This was what led me to writing the thread actually... I was watching some YouTube videos and it dawned on me how much easier they could make learning this subject by having each lesson or topic focused around a tangible "object" of some shape or form (think creatively) no matter whether that object is relevant to the subject of not, simply incorporating a tangible "object" of some kind that produces numerical data that you can work with will make the subject a lot more tangible ... And easier to remember!

Maths after all is the art of metrics (measuring)... If there's too much etric and not enough actual tangible measuring being done, the subject looses its essence, and meaning! I believe maths is beautiful, but the academic establishment has created an elemental imbalance, its feng shui is out of whack! And it needs fixing!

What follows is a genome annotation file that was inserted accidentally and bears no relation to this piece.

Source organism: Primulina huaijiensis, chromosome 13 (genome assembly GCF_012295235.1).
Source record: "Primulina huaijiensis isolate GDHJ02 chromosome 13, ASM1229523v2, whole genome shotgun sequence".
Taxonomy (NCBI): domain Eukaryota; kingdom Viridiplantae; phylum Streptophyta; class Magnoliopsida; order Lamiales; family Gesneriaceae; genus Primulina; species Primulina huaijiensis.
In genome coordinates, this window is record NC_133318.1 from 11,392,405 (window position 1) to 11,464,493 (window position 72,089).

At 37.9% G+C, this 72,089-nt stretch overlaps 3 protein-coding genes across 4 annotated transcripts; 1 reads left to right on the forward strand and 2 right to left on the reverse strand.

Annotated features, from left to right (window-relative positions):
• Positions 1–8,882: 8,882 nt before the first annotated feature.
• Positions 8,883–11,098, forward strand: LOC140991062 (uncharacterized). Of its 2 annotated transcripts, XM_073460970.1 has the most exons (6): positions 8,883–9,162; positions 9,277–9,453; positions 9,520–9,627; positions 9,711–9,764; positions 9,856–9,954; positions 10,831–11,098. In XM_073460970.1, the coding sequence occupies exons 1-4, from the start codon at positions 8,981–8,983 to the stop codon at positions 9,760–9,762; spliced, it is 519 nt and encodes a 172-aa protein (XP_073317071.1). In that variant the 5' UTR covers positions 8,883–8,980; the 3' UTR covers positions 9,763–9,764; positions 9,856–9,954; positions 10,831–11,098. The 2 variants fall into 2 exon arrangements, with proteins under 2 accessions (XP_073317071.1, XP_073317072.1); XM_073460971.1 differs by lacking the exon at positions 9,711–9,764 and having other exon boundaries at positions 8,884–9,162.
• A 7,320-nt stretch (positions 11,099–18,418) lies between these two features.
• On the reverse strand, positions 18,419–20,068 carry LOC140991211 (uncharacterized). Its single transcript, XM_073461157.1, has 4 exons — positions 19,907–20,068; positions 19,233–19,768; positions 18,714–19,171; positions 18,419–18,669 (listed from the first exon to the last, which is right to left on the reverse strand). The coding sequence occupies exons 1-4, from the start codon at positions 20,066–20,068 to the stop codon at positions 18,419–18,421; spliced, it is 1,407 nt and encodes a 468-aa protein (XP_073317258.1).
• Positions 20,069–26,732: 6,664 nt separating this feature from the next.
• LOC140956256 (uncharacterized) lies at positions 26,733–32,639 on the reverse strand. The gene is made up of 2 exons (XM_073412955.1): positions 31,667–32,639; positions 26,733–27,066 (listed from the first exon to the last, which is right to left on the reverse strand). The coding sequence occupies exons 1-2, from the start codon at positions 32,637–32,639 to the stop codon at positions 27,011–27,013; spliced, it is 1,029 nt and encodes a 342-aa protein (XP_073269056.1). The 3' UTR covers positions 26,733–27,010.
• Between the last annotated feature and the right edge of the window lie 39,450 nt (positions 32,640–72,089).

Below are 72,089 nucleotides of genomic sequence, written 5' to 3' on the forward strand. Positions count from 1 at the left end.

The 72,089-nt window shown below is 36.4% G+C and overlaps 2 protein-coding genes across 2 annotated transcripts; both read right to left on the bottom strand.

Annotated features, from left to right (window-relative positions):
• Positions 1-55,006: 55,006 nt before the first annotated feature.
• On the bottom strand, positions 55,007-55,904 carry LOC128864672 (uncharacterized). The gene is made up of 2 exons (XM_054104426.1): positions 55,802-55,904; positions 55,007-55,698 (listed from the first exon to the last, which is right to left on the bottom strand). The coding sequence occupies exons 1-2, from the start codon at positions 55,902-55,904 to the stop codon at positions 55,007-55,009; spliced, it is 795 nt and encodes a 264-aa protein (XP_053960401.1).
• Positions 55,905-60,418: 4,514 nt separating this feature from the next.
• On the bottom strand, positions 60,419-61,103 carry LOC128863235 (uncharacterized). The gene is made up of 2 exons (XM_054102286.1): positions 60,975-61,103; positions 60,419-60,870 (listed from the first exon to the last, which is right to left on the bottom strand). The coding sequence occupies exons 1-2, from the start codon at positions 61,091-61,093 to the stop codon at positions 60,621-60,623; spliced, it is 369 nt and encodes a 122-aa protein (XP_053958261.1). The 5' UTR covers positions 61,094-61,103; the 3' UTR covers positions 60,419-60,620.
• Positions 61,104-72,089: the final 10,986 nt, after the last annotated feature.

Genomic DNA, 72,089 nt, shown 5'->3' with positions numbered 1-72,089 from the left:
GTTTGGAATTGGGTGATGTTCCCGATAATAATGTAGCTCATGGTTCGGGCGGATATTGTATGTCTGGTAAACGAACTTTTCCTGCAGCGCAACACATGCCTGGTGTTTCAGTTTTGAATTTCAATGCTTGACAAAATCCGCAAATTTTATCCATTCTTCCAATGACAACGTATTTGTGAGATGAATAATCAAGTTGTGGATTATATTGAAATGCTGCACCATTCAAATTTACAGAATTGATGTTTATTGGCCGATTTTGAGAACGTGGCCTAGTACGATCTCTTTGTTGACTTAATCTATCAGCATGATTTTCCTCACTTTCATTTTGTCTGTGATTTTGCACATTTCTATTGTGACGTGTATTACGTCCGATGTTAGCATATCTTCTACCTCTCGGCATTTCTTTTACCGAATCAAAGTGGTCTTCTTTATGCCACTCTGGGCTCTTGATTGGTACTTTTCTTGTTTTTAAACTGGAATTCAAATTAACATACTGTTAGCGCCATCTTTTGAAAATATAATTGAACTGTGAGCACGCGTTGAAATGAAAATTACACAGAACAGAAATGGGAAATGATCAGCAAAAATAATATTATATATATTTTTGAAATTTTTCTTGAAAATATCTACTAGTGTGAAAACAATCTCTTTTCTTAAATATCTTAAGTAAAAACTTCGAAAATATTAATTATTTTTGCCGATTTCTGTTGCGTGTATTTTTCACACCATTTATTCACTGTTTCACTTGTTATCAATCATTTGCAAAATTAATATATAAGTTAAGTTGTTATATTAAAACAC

Damn, its way past my bed time, lol!
edit on 23 6 15 by funkadeliaaaa because: (no reason given)



posted on Jun, 23 2015 @ 08:20 PM
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I would agree to some extent, but I don't think it is intentional, I think it is because those that understand higher math very well, often aren't able to communicate it in terms that are understandable.

I have a BS in mechanical engineering and one term left in MS electrical engineering. I have had a ton of math well beyond calculus. Every so often, I had a prof that had the knack for teaching, and they would explain some weird concept using the right language, and it was easy.

I've also been in classes where I already knew a concept and watched a prof explain it in the most complicated and convoluted way possible.